What is a Downside Risk?
How Does a Downside Risk Work?
Let's assume an investor owns 1,000 shares of Company XYZ and she's paid $100,000 to own that stock. Because the stock price could theoretically fall to zero under the right economic conditions, the downside risk of the investment is 100% or $100,000.
Hedging is an attempt to limit the downside risk of an investment. In our example, the investor might purchase a put option on the shares, meaning that she has the right to force the counterparty to buy the Company XYZ shares for a certain price. That way, the investor can obtain at least a minimum amount for the shares and thus limit her downside risk.
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Why Does a Downside Risk Matter?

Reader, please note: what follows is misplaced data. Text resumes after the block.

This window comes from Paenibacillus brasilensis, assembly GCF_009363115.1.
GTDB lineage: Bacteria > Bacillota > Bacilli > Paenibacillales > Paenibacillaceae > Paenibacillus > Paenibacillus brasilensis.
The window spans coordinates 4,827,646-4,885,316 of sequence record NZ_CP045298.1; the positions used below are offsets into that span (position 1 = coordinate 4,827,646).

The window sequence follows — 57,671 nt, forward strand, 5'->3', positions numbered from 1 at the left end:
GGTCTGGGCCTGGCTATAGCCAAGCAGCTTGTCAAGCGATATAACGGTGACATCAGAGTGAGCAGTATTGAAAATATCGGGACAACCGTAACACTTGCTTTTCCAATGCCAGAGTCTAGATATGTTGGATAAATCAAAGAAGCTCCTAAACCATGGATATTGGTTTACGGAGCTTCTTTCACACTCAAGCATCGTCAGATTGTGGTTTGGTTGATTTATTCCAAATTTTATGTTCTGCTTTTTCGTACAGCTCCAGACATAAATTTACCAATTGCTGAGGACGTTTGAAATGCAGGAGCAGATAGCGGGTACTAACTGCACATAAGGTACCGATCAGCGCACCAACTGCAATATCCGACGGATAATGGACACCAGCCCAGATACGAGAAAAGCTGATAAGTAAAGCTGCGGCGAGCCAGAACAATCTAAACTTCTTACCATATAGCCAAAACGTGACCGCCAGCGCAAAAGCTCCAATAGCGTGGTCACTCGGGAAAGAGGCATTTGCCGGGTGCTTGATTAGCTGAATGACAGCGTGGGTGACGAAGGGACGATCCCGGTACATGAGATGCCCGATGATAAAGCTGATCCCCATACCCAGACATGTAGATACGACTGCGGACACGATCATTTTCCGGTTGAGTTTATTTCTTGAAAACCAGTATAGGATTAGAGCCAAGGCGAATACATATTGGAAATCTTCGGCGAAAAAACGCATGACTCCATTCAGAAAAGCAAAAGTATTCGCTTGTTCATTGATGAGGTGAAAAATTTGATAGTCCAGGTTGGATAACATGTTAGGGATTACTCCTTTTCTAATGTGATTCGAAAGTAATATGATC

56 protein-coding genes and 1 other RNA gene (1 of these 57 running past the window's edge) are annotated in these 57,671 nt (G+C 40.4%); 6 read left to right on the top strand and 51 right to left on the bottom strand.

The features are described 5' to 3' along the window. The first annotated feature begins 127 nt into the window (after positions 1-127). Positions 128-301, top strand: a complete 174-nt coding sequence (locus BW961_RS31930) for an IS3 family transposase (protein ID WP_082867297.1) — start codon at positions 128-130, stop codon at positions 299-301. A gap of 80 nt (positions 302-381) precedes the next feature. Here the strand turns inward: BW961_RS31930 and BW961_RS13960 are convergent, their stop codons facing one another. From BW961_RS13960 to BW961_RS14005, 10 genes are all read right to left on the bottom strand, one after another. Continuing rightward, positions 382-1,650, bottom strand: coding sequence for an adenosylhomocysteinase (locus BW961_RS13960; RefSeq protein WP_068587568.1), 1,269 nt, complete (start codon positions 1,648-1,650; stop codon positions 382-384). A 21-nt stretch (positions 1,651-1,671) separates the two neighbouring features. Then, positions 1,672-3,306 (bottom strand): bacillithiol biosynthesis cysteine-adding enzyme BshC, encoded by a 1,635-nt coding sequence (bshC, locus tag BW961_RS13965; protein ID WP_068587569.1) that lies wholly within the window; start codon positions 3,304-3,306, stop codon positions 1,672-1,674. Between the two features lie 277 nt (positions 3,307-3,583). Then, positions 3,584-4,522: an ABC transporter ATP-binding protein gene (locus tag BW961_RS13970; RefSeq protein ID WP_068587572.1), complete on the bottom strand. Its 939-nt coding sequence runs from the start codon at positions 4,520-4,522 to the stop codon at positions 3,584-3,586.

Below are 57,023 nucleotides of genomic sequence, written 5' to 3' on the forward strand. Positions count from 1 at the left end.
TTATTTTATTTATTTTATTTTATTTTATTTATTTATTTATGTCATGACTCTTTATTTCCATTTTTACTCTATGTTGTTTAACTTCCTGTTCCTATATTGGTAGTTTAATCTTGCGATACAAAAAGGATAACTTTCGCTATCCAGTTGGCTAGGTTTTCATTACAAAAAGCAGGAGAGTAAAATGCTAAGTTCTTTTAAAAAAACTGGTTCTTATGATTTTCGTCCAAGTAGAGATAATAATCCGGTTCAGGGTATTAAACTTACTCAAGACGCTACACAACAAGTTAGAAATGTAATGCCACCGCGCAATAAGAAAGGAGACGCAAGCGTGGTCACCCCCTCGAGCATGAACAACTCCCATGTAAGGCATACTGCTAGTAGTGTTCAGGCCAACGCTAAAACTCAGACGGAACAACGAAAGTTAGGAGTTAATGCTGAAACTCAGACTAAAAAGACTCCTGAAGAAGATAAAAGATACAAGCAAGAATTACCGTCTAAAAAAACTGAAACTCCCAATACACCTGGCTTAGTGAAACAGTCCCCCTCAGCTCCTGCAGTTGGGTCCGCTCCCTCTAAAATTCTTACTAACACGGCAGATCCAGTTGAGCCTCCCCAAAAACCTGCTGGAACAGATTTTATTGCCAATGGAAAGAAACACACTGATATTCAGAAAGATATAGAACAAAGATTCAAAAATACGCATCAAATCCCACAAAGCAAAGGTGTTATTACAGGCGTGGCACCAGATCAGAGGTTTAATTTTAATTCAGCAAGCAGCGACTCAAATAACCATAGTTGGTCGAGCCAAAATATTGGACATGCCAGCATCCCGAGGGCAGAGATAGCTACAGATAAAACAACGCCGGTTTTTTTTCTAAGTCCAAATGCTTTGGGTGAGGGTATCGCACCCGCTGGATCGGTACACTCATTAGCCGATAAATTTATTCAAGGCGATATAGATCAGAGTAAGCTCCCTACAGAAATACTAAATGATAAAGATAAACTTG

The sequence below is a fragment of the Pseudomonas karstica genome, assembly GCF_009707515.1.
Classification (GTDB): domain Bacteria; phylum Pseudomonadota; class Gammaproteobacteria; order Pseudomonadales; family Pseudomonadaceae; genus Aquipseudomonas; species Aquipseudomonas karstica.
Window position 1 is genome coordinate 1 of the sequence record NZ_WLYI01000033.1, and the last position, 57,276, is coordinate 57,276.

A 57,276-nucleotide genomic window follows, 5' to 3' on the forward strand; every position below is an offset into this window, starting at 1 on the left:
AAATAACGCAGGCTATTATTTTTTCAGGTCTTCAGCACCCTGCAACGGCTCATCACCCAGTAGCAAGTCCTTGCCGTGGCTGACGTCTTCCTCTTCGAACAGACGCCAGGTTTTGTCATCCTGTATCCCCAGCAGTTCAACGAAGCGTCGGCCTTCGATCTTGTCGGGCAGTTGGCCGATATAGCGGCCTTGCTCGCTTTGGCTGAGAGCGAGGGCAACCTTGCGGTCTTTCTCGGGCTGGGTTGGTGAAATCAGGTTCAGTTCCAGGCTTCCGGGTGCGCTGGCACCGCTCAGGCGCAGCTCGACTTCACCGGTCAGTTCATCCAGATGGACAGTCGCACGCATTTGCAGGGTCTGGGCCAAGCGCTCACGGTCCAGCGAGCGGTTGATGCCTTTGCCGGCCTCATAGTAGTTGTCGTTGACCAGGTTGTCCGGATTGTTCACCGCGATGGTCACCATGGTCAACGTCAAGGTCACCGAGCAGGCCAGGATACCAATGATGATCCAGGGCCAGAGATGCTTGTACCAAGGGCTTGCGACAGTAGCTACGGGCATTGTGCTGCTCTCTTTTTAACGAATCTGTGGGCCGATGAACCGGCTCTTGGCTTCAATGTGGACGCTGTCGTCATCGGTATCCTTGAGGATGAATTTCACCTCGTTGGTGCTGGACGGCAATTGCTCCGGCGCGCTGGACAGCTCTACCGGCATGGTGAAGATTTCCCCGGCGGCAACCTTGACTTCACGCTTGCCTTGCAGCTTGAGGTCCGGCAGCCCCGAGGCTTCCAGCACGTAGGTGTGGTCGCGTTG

Evaluating downside risk helps investors avoid focusing solely on performance statistics. It also helps them plan for the worst and navigate difficult markets with less emotion or fear. Several financial studies show that the higher a stock's downside risk is, the more it should be expected to return.
Some studies have also found that stocks with high past returns have more downside risk than stocks with low past returns. That is, they're more likely to tank when the market falters.